1521 Poplar Lane
Forest Grove, Oregon 97116
Telephone: (503) 359-9300
Fax: (503) 357-9755
Sales: $155.87 million (2000)
Stock Exchanges: NASDAQ
Ticker Symbol: MERX
NAIC: 334418 Printed Circuit Assembly (Electronic Assembly) Manufacturing (pt)
As a design engineer for a leading contract manufacturer or OEM of circuit boards, your challenge is to get products to market as quickly as possible with the latest technology and highest quality. Off-the-shelf approaches won't work. You need customized solutions delivered as specified on time to insure a competitive edge. Our goal is to exceed our customers' expectations every step of the way, and to be a long-term partner who is a pleasure to work with. In other words, we aim to be the world's best interconnect company.
1959: Tektronix, Inc. forms circuit board division.
1983: Tektronix moves circuit board operations to a separate facility in Forest Grove, Oregon.
1992: Deborah Coleman joins Tektronix to manage the circuit board operations.
1994: Tektronix spins off its circuit board division as Merix Corporation.
1995: Merix acquires Hewlett-Packard's circuit board manufacturing plant in Loveland, Colorado.
1996: A third manufacturing facility is added through the acquisition of Rogers Corp.'s Soladyne division in San Diego, California.
1998: Declining sales and mounting losses force Merix to close its Loveland plant.
1999: Soladyne plant is sold to Tyco International Ltd.
2000: A three-year expansion project begins that will double production capacity.
Merix Corporation is a leading manufacturer of advanced printed circuit boards that are used in sophisticated electronics equipment. From its manufacturing plant in Forest Grove, Oregon, Merix serves the communications, computer, and test and industrial instrumentation markets, supplying 'interconnect' devices that link microprocessors, integrated circuits, and other components. The company derives approximately three-quarters of its annual revenue from sales to the communications and computer markets.
Merix was born from the corporate structure of Tektronix, Inc., a troubled Fortune 500 company that freed itself from several of its divisions as part of a reorganization plan implemented during the early 1990s. Before being beset by the problems that triggered Merix's formation, Tektronix had developed into one of Oregon's most important and largest enterprises. Founded in 1946 and based in Beaverton, Oregon, the company established a lasting presence in the business world by developing a way to accurately measure and display high-speed electrical signals. Tektronix's pioneering developments in the testing, measurement, and calibration of electric signals served it well during the postwar period, creating one of the largest concerns of its kind in the country. The company leveraged its mainstay business to branch out into other businesses, notably the formation of a circuit board operation in 1959.
Tektronix's circuit board business blossomed in the years to follow, eventually earning distinction by occupying a separate facility in 1983 in Forest Grove. From Forest Grove, the circuit board division served a distinguished clientele, supplying products to IBM, NCR, and Rockwell International, among others. Tektronix, meanwhile, was beginning to show its age. Throughout the 1980s, the company was hobbled by declining sales from its core products and, significantly, its strategic focus became blurred by numerous side ventures. Tektronix management took action in the early 1990s, and part of the solution for the company's ills was the creation of Merix.
As Tektronix entered the 1990s, its chief executive officer and chairman, Jerry Meyer, began formulating a plan to rid his company of the unflattering tag of a moribund former powerhouse. An important part of his plan hinged on narrowing the company's focus on its core product lines. Those businesses deemed outside the company's strategic pale were to be either divested or spun off as separate entities. To assist him in his restructuring efforts, Meyer hired John Karalis, a former vice-president and general counsel at Apple Computer, Inc. who joined Tektronix in 1992 as vice-president for corporate development. Karalis was one of the first of a group of former Apple executives who migrated to Tektronix in the early 1990s, a group that included Deborah Coleman, an 11-year Apple veteran who joined Meyer and Karalis in 1992 as vice-president of materials operation.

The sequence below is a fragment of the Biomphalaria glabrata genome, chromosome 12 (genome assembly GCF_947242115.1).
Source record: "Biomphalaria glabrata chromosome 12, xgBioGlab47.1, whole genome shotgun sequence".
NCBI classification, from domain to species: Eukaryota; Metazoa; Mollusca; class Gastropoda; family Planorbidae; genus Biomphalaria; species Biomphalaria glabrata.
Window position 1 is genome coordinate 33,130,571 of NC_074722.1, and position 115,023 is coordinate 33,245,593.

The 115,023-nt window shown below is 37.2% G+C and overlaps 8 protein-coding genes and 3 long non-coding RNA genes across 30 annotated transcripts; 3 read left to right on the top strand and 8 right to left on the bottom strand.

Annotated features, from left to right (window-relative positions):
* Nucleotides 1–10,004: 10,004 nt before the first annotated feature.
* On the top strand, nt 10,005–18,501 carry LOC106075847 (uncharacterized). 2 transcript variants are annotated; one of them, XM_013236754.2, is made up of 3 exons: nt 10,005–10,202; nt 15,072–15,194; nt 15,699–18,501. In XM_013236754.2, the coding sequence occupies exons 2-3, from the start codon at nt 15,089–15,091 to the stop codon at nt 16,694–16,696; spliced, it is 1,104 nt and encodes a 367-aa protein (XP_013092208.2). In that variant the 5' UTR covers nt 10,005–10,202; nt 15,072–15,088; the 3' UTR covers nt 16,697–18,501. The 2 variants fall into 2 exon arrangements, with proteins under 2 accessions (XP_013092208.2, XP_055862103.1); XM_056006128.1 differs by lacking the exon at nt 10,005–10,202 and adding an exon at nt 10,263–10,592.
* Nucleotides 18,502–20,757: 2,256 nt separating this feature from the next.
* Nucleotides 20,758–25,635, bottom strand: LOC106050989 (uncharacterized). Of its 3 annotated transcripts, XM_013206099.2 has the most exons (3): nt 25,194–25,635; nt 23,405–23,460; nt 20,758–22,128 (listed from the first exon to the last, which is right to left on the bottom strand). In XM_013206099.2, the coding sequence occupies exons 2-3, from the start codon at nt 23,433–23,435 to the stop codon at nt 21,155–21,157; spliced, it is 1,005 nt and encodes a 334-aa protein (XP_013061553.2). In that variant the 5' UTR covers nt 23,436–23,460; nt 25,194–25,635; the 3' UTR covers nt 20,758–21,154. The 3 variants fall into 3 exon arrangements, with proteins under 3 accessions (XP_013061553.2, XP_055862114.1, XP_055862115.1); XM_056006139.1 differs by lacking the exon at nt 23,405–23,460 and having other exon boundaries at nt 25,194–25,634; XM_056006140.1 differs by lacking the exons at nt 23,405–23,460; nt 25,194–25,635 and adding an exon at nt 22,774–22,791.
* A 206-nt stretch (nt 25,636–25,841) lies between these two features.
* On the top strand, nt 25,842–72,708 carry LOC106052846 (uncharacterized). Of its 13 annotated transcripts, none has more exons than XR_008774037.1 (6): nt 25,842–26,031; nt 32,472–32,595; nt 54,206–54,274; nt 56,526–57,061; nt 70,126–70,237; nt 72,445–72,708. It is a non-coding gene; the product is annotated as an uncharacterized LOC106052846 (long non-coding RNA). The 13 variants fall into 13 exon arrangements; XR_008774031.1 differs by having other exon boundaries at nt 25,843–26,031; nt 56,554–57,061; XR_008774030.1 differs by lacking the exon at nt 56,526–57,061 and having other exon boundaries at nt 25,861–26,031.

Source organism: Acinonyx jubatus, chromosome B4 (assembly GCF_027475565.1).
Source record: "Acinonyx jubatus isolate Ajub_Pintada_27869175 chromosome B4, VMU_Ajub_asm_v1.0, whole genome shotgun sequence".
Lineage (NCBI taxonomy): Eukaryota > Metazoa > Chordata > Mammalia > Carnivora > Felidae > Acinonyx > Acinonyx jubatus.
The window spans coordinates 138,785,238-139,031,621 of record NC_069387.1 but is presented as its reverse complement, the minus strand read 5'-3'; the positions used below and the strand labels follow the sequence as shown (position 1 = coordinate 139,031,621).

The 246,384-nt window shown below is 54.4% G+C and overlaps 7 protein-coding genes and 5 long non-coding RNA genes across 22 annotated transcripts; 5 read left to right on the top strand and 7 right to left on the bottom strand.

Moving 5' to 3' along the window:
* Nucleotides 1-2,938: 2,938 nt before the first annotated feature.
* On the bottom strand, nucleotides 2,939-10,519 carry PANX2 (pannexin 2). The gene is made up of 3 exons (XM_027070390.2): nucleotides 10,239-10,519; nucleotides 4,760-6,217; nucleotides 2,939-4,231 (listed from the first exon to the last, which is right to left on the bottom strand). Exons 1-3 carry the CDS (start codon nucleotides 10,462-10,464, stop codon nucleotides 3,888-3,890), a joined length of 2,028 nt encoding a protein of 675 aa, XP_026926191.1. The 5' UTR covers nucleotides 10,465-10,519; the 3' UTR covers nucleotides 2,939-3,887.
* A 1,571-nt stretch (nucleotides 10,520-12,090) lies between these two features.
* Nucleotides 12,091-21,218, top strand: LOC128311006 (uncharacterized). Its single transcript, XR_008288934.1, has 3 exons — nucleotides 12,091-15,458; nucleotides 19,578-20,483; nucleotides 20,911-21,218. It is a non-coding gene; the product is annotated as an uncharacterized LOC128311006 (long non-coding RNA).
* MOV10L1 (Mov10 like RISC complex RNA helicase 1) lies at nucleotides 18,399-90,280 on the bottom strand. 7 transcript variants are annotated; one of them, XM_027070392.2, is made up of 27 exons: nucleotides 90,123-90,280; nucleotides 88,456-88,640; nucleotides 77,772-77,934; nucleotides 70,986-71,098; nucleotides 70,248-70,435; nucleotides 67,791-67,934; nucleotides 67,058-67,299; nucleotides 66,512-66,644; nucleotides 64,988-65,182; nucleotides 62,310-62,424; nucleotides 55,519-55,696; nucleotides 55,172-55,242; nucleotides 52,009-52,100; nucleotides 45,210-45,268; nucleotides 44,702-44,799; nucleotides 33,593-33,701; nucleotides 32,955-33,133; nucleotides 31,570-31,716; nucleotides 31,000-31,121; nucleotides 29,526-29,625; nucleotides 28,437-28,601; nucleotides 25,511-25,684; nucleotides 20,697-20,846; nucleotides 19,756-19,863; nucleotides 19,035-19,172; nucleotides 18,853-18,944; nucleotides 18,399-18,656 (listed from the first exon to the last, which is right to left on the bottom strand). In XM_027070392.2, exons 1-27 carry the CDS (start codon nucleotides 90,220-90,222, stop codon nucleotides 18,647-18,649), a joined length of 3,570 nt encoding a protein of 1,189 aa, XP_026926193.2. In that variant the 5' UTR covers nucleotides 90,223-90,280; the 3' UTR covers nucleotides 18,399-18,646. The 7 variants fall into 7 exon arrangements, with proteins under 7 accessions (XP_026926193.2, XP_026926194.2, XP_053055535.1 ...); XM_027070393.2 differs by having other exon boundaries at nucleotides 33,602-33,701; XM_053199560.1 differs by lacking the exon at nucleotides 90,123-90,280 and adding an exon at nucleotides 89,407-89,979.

By the time Coleman joined Tektronix to head the company's circuit board division, she was already a renowned figure in the corporate world. A native of Providence, Rhode Island, Coleman earned a Bachelor of Arts degree in English literature from Brown University in 1974 and an M.B.A. from Stanford Business School four years later. During college, she worked at Texas Instruments, before beginning her post-academic career at Hewlett-Packard as a financial manager. In 1981, in what she later hailed as her best business decision, Coleman joined Apple as part of founder Steve Jobs's Macintosh management team. At Apple, Coleman established her reputation as an ambitious, indefatigable, and sometimes over-ardent executive. She logged 100-hour work weeks while at Apple, drove a car bearing the personalized license plate 'GECEO2B'&mdash′oclaiming her goal to be chief executive officer of General Electric Company one day--and struck one of her greatest admirers as being 'too bossy, too loud, too rough around the edges, too everything,' as quoted in the May 1996 issue of Oregon Business. Coleman's supporters acknowledged she had a somewhat abrasive managerial style, but they also applauded her rise within the executive ranks at Apple. She started at Apple developing Macintosh and LaserWriter products, before being selected to manage the Macintosh manufacturing plant. Coleman was named vice-president of operations and later, at the age of 34, she became the youngest chief financial officer of a Fortune 500 company in the country.
Merix's 1994 Spinoff
Not long after Coleman joined Tektronix, Meyer and Karalis began implementing their plan to spin off non-strategic internal components operations. The restructuring that ensued included the sale of Tektronix's ceramic packaging operation to VisPro Corp., a combination joint venture and divestiture of its integrated circuits operation, and the spinoff of its Forest Grove circuit board manufacturing plant. Coleman was selected to serve as the chief executive officer and chairperson of the new company created by the March 1994 spinoff, a company named Merix Corporation that began as a $78.5-million-in-sales company. Although Merix was created as a distinct business, its ties to Tektronix remained strong after the spinoff. Tektronix ranked as Merix's largest customer, accounting for nearly half of the circuit board maker's sales immediately following the separation. Further, Tektronix owned a considerable portion of Merix. Merix converted to public ownership in June 1994, with Tektronix retaining a 43 percent interest in its former division.